Business and professional services industry outlook
Volume 7, Spring 2021
Business and professional services firms continue to anticipate what doing business will look like following the pandemic while advising their clients to do the same. This has involved investments in such operational components as technology, digital transformation, data-driven decision-making, virtual on-boarding, employee engagement and increased cybersecurity. This investment also includes time spent reassessing strategic initiatives, targeting end markets and shifting sources of demand going forward. The services firms best positioned for the future are those that are taking advantage of the low real interest rate environment to prepare for the opportunities the economic recovery will bring.
Key takeaways from the spring 2021 business and professional services industry outlook
- Law firms are tackling technological challenges the pandemic has forced upon them, including increasing cyberthreats and rising expenditures on potential efficiency solutions.
- Many law firms do not have processes to teach their attorneys how to productively implement new, beneficial technologies.
- Government contractors should be prepared to comply with new regulations designed to secure the defense supply chain.
- As the Biden administration prioritizes environmental, social and corporate governance (ESG), contractors are aligning to those pillars.
- Workforce solutions providers are anxiously awaiting growth—not just recovery—in the post-pandemic economy.
As law firms look to see if the rate increases they adopted heading into 2021 have staying power in shooting them toward the vaunted top-line growth, many firms are continuing to tackle the technological challenges the pandemic has forced upon them. Law firm leaders are contending with increasing cyber threats, requests for additional expenditures on potential efficiency solutions, and repetitive demands from staff for some sort of shift in the law firm model. They will have to determine which investments make sense right now and which solutions will need to take a back seat.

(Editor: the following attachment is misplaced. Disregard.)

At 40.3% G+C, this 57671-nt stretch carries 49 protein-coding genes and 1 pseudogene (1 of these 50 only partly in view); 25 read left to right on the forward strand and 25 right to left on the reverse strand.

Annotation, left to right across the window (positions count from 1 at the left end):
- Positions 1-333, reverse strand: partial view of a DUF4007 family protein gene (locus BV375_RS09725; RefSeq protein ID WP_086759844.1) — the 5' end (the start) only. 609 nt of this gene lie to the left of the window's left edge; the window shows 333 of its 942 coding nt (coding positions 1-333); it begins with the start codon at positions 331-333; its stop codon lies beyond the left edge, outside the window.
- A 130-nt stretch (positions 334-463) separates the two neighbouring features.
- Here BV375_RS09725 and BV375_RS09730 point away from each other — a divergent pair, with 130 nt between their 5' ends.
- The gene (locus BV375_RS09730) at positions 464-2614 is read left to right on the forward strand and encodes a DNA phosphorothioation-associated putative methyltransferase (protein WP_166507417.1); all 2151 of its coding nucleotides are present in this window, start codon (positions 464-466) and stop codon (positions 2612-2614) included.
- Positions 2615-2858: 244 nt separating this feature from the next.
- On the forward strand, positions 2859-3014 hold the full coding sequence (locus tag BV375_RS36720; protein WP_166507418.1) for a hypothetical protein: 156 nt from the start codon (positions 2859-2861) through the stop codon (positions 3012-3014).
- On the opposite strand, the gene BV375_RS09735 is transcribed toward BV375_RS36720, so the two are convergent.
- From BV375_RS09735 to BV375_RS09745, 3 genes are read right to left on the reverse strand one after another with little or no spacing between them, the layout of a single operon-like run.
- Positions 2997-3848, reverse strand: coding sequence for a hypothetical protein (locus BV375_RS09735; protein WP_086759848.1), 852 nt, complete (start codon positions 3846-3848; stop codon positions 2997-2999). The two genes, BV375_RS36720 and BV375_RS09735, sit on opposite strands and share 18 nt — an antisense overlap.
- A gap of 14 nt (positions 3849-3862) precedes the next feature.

The safekeeping of client data is essential for law firms. Many have access to key client data that in the wrong hands could lead to hugely negative financial impacts for law firms and their clients. Firms have both ethical and legal obligations to protect privileged client data—or face potential fallout from the untold cost of recovering from a data breach.
To be sure, cyberthreats remain imposing: 28% of middle market executives (not only at law firms) claimed that their company experienced a data breach in the last year, according to RSM’s Middle Market Business Index Cybersecurity Special Report, which received survey responses from executives at 284 companies in the first quarter of 2021. That’s the highest annual percentage in the six-year history of the survey and up from 18% a year ago.
More specifically among law firms, we have recently seen two of the Am Law 100 firms affected by data breaches through third-party vendors’ readily exploitable vulnerabilities. And according to the American Bar Association’s 2020 cybersecurity survey, 29% of respondent firms reported experiencing a cybersecurity breach last year, up from 26% in 2019. That underscores why national security leaders since 2016 have warned law firms that cybercriminals are seeking access to law firm networks and the significant amount of data to which they have access.